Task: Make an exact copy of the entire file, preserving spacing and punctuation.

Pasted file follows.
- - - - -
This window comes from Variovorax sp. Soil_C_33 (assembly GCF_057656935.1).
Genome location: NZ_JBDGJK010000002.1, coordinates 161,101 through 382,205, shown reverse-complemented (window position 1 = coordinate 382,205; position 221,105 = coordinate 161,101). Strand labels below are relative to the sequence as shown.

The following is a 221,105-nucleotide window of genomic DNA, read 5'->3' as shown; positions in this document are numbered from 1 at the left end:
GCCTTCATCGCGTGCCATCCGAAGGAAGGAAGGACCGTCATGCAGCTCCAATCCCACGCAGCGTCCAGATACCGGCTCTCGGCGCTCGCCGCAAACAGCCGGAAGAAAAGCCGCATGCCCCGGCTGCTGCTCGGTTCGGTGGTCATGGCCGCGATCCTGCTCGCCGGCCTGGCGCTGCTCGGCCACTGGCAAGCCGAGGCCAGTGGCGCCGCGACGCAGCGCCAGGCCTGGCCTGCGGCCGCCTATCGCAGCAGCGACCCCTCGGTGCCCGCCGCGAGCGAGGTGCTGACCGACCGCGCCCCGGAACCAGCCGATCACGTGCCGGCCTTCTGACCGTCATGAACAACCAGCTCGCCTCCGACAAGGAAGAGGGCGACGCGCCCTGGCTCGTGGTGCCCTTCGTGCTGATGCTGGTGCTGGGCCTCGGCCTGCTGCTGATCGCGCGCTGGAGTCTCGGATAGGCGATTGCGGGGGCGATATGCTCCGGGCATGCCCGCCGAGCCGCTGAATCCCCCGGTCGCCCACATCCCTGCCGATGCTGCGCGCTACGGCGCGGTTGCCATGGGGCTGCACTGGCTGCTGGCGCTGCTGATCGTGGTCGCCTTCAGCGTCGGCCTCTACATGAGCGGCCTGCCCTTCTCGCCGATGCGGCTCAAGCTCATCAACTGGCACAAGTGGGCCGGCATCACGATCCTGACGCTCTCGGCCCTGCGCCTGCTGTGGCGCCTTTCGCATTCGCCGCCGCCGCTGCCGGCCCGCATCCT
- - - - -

This window comes from Variovorax sp. Soil_C_33 (assembly GCF_057656935.1).
Genome location: NZ_JBDGJK010000002.1, coordinates 161,101 through 382,205, shown reverse-complemented (window position 1 = coordinate 382,205; position 221,105 = coordinate 161,101). Strand labels below are relative to the sequence as shown.

The following is a 221,105-nucleotide window of genomic DNA, read 5'->3' as shown; positions in this document are numbered from 1 at the left end:
GCCTTCATCGCGTGCCATCCGAAGGAAGGAAGGACCGTCATGCAGCTCCAATCCCACGCAGCGTCCAGATACCGGCTCTCGGCGCTCGCCGCAAACAGCCGGAAGAAAAGCCGCATGCCCCGGCTGCTGCTCGGTTCGGTGGTCATGGCCGCGATCCTGCTCGCCGGCCTGGCGCTGCTCGGCCACTGGCAAGCCGAGGCCAGTGGCGCCGCGACGCAGCGCCAGGCCTGGCCTGCGGCCGCCTATCGCAGCAGCGACCCCTCGGTGCCCGCCGCGAGCGAGGTGCTGACCGACCGCGCCCCGGAACCAGCCGATCACGTGCCGGCCTTCTGACCGTCATGAACAACCAGCTCGCCTCCGACAAGGAAGAGGGCGACGCGCCCTGGCTCGTGGTGCCCTTCGTGCTGATGCTGGTGCTGGGCCTCGGCCTGCTGCTGATCGCGCGCTGGAGTCTCGGATAGGCGATTGCGGGGGCGATATGCTCCGGGCATGCCCGCCGAGCCGCTGAATCCCCCGGTCGCCCACATCCCTGCCGATGCTGCGCGCTACGGCGCGGTTGCCATGGGGCTGCACTGGCTGCTGGCGCTGCTGATCGTGGTCGCCTTCAGCGTCGGCCTCTACATGAGCGGCCTGCCCTTCTCGCCGATGCGGCTCAAGCTCATCAACTGGCACAAGTGGGCCGGCATCACGATCCTGACGCTCTCGGCCCTGCGCCTGCTGTGGCGCCTTTCGCATTCGCCGCCGCCGCTGCCGGCCCGCATCCT